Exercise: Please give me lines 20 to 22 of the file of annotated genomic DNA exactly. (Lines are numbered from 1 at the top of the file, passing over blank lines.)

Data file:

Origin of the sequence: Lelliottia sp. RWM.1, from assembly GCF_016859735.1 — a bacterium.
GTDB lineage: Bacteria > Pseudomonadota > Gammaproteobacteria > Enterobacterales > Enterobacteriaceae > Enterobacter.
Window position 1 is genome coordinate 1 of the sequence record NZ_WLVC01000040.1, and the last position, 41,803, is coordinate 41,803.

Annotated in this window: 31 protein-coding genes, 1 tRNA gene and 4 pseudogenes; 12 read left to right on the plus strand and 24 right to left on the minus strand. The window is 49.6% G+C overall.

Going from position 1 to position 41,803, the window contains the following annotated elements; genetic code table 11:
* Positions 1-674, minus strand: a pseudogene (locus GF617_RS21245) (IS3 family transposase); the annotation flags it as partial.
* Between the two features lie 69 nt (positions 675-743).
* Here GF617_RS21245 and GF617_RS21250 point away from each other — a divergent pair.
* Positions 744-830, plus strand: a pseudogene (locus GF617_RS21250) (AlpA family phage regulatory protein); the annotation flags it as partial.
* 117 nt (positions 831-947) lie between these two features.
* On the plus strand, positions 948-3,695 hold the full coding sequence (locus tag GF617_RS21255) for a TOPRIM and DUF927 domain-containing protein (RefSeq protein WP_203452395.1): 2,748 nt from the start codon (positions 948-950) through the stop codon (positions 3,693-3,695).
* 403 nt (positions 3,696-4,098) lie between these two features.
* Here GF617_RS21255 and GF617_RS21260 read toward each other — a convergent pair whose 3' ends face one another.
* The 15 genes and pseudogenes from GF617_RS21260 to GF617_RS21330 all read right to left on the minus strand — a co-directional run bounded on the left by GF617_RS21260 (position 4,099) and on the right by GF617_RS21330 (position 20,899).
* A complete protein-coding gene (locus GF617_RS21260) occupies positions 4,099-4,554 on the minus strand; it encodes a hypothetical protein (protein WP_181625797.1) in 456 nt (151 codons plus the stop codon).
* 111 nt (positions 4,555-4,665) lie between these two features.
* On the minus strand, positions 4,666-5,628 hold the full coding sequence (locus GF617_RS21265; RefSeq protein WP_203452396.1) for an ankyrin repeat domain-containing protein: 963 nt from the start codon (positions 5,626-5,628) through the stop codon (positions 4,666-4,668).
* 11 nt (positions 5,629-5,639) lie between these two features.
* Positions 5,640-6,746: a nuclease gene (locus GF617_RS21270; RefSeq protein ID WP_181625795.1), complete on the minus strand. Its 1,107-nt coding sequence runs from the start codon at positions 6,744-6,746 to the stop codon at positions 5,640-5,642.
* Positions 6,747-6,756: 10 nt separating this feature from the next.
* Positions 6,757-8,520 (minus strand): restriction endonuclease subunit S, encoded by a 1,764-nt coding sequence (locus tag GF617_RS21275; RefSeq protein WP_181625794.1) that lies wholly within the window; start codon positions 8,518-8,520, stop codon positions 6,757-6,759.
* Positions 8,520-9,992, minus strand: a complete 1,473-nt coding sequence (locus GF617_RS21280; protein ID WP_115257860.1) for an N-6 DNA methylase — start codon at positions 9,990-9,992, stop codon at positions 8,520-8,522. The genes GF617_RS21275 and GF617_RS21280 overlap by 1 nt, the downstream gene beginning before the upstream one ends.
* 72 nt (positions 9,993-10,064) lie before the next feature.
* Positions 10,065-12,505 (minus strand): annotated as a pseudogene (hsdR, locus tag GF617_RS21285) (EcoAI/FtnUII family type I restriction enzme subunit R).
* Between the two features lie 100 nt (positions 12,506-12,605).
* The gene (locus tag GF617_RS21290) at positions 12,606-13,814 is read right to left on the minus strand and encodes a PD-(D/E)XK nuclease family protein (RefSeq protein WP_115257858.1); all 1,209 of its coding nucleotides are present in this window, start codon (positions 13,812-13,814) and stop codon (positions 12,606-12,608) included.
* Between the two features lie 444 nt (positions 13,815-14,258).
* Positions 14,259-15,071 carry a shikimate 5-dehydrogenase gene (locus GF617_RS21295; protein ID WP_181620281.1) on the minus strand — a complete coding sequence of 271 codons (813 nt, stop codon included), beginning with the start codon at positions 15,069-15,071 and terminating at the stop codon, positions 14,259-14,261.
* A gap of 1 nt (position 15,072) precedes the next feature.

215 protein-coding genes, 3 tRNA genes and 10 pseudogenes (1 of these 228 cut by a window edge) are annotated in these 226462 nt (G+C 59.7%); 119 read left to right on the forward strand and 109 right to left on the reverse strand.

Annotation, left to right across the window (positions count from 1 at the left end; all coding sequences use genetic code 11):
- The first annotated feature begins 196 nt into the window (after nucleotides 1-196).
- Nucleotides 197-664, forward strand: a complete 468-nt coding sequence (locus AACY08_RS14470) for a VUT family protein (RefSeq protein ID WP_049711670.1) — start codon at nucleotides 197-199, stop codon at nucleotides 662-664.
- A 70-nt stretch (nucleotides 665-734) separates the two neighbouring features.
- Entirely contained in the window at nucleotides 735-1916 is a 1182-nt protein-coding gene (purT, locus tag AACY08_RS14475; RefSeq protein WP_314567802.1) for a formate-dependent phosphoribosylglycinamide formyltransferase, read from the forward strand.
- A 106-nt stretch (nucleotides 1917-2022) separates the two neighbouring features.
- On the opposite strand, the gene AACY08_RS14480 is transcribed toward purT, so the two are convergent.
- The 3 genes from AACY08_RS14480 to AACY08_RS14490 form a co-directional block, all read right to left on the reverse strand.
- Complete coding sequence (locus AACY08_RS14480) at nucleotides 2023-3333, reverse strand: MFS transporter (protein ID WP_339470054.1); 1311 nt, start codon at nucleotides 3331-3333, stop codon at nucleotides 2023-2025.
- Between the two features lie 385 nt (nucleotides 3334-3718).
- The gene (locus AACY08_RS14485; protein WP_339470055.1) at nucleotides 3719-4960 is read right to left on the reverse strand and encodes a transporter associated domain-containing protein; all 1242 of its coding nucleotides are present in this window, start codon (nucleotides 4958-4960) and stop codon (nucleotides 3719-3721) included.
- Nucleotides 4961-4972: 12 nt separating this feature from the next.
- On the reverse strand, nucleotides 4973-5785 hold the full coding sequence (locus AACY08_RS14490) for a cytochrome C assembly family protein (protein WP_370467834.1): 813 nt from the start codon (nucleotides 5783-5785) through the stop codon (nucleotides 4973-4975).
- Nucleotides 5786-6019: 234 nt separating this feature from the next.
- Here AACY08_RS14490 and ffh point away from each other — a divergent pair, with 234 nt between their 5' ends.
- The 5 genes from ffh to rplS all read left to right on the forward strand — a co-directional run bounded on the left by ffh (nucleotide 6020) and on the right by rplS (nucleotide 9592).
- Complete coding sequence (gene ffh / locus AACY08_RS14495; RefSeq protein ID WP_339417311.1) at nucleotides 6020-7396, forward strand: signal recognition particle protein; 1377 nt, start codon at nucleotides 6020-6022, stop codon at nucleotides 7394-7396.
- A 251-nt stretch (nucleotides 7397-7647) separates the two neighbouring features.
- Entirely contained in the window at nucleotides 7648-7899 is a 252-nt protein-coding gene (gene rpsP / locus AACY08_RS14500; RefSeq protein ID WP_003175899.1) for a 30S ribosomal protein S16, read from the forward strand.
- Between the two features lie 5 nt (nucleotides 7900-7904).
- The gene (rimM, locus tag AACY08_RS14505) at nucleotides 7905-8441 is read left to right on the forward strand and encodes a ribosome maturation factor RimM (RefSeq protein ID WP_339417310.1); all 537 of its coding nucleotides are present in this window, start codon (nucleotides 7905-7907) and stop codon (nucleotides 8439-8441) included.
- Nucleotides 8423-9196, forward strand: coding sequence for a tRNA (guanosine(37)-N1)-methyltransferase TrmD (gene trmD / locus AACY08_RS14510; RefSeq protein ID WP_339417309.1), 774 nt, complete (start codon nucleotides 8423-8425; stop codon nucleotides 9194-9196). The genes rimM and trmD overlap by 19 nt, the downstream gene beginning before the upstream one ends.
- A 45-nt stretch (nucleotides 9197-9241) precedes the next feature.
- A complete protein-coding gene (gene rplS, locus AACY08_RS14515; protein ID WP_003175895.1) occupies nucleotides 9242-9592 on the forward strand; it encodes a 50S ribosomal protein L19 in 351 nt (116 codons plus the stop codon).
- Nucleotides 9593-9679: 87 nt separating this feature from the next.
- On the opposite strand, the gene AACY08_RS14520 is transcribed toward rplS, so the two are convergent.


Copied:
* Positions 6,747-6,756: 10 nt separating this feature from the next.
* Positions 6,757-8,520 (minus strand): restriction endonuclease subunit S, encoded by a 1,764-nt coding sequence (locus tag GF617_RS21275; RefSeq protein WP_181625794.1) that lies wholly within the window; start codon positions 8,518-8,520, stop codon positions 6,757-6,759.
* Positions 8,520-9,992, minus strand: a complete 1,473-nt coding sequence (locus GF617_RS21280; protein ID WP_115257860.1) for an N-6 DNA methylase — start codon at positions 9,990-9,992, stop codon at positions 8,520-8,522. The genes GF617_RS21275 and GF617_RS21280 overlap by 1 nt, the downstream gene beginning before the upstream one ends.